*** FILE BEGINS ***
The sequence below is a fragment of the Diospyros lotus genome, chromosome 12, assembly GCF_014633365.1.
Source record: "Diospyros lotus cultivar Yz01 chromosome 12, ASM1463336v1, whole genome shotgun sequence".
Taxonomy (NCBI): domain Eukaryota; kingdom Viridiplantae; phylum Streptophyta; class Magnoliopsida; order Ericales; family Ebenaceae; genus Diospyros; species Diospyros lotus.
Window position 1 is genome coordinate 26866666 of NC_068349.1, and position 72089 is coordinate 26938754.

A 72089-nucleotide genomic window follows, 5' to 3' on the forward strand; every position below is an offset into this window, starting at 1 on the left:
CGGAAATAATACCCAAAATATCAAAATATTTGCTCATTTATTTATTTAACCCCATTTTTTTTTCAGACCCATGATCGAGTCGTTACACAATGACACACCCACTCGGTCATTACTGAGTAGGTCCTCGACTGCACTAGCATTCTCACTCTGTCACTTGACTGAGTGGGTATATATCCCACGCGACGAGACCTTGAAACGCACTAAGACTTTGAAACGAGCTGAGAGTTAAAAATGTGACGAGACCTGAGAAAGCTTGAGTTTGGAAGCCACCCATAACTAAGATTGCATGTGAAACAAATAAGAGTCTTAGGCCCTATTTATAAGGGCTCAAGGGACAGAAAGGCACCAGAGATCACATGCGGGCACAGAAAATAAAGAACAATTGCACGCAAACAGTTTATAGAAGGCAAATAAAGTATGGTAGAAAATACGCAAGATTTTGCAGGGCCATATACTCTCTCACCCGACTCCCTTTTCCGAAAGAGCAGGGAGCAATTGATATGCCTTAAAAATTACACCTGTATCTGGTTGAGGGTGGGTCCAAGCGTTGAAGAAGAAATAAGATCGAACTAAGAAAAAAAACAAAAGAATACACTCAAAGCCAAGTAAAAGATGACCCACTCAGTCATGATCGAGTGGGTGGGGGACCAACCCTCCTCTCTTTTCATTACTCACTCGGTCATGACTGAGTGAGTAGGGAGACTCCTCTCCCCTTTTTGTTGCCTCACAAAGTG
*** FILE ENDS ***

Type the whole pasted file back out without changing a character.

The sequence below is a fragment of the Diospyros lotus genome, chromosome 12, assembly GCF_014633365.1.
Source record: "Diospyros lotus cultivar Yz01 chromosome 12, ASM1463336v1, whole genome shotgun sequence".
Taxonomy (NCBI): domain Eukaryota; kingdom Viridiplantae; phylum Streptophyta; class Magnoliopsida; order Ericales; family Ebenaceae; genus Diospyros; species Diospyros lotus.
Window position 1 is genome coordinate 26866666 of NC_068349.1, and position 72089 is coordinate 26938754.

A 72089-nucleotide genomic window follows, 5' to 3' on the forward strand; every position below is an offset into this window, starting at 1 on the left:
CGGAAATAATACCCAAAATATCAAAATATTTGCTCATTTATTTATTTAACCCCATTTTTTTTTCAGACCCATGATCGAGTCGTTACACAATGACACACCCACTCGGTCATTACTGAGTAGGTCCTCGACTGCACTAGCATTCTCACTCTGTCACTTGACTGAGTGGGTATATATCCCACGCGACGAGACCTTGAAACGCACTAAGACTTTGAAACGAGCTGAGAGTTAAAAATGTGACGAGACCTGAGAAAGCTTGAGTTTGGAAGCCACCCATAACTAAGATTGCATGTGAAACAAATAAGAGTCTTAGGCCCTATTTATAAGGGCTCAAGGGACAGAAAGGCACCAGAGATCACATGCGGGCACAGAAAATAAAGAACAATTGCACGCAAACAGTTTATAGAAGGCAAATAAAGTATGGTAGAAAATACGCAAGATTTTGCAGGGCCATATACTCTCTCACCCGACTCCCTTTTCCGAAAGAGCAGGGAGCAATTGATATGCCTTAAAAATTACACCTGTATCTGGTTGAGGGTGGGTCCAAGCGTTGAAGAAGAAATAAGATCGAACTAAGAAAAAAAACAAAAGAATACACTCAAAGCCAAGTAAAAGATGACCCACTCAGTCATGATCGAGTGGGTGGGGGACCAACCCTCCTCTCTTTTCATTACTCACTCGGTCATGACTGAGTGAGTAGGGAGACTCCTCTCCCCTTTTTGTTGCCTCACAAAGTG